Additional objects, advantages and features of the various aspects of the present invention will become apparent from the following description of its preferred embodiments, which description should be taken in conjunction with the accompanying drawings.


FIG. 1 illustrates a portion of an integrated circuit utilizing the selective conductor connection techniques of the present invention;

FIG. 2 shows a preferred cross-point switch for use at the conductor cross-points of the circuit of FIG. 1;

FIG. 3 illustrates the various connections that may be programmed to be made by the cross-point switching circuit of FIG. 2; and

FIGS. 4 and 5 illustrate particular alternative of the switching circuit of FIG. 2 in the integrated circuit of FIG. 1.


Referring initially to FIG. 1, an example of an integrated circuit is shown which advantageously uses the conductor inter-connection techniques of the present invention. As an example, pins 13, 15, 17 and 19 may terminate each of four conductors in a conductor group 21 on the chip. Similarly, individual pins 23, 25, 27 and 29 may terminate another conductor group 31 from the chip. It is desired to be able to program from outside the chip various connections to these sets of conductors of other conductors and circuit modules. For example, two circuit modules 33 and 35 are shown in FIG. 1 by way of example. Each module has conductors extending from the it for connection to both of the conductor sets 21 and 31. For example, the circuit module 33 includes conductors 37 and 39 for selective connection to conductors of the circuit group 31. A circle 49, for example, indicates a cross-point switch of the type discussed later with respect to FIG. 2. The switch 49 has the capability of connecting the circuit module conductor 37 with one or more of the conductor segments 38, 40 or 41 in accordance with one of a number of predetermined possibilities. Similarly, a cross-point switching circuit 51 is provided for selective connection of the conductors 39, 42, 43 and 52 to each other. Other cross-point switching circuits 53 and 55 are similarly provided for selective connection of other conductors.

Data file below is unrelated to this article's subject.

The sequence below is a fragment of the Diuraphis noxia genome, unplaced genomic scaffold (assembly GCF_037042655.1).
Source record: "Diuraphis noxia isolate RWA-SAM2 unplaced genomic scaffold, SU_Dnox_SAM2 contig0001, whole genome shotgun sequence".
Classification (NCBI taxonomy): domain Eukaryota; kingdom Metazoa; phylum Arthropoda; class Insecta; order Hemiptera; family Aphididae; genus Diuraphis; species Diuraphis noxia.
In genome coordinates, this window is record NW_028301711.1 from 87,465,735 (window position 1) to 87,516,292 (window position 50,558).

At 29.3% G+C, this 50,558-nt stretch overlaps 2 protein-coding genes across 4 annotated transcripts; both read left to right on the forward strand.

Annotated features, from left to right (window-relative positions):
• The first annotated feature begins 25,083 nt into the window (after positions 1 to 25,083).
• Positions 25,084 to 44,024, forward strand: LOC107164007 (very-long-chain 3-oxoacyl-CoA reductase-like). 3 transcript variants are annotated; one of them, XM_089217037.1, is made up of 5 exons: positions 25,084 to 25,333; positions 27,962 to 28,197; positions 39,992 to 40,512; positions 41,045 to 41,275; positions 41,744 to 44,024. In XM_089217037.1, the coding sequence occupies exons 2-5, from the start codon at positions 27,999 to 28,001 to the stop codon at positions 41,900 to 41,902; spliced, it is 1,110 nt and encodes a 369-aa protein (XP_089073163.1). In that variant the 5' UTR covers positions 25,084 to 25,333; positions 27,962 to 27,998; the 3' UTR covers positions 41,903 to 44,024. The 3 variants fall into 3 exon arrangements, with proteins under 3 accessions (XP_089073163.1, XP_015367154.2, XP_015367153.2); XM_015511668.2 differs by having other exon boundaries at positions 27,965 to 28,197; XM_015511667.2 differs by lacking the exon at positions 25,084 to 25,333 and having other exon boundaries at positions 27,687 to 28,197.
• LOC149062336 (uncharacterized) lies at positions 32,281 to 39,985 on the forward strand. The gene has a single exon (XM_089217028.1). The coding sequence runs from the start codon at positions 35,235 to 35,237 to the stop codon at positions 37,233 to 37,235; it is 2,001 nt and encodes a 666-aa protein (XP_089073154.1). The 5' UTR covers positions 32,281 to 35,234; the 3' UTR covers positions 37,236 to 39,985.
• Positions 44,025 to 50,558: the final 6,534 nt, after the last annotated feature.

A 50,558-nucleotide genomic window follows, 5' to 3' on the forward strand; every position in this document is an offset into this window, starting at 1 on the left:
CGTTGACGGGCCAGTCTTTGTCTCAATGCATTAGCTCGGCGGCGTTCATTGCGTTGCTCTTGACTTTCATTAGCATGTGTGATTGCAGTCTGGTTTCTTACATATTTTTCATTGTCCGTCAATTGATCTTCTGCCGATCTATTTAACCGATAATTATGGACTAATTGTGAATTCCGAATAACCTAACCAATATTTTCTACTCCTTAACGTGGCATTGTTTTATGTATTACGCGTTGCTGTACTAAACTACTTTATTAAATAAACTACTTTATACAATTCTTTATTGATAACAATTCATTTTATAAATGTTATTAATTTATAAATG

Interconnection of the conductors 37 and 39 to others of the conductors of the set 31 where switches are not shown in FIG. 1 could be provided, but this example has been chosen to show that only potentially usable inter-connections need to be made possible. Another set of four conductors 57 also extend from the circuit module to the set of conductors 21 wherein any possible interconnection of the two sets of conductors 21 and 57 is possible by providing the sixteen cross-point switching circuits indicated. The circuit modules 33 and 35 may be blocks of logic or any other desired circuit configuration. Besides the circuit modules, another set of conductors 59 is provided for a selective connection to the conductors within the sets 21 and 31. Similarly, yet another set of conductors 61 is so provided. Of course, the particular layout of conductors, circuit modules and cross-point switching circuits will depend upon the particular circuit that is being designed and the number of variations that are being built into it.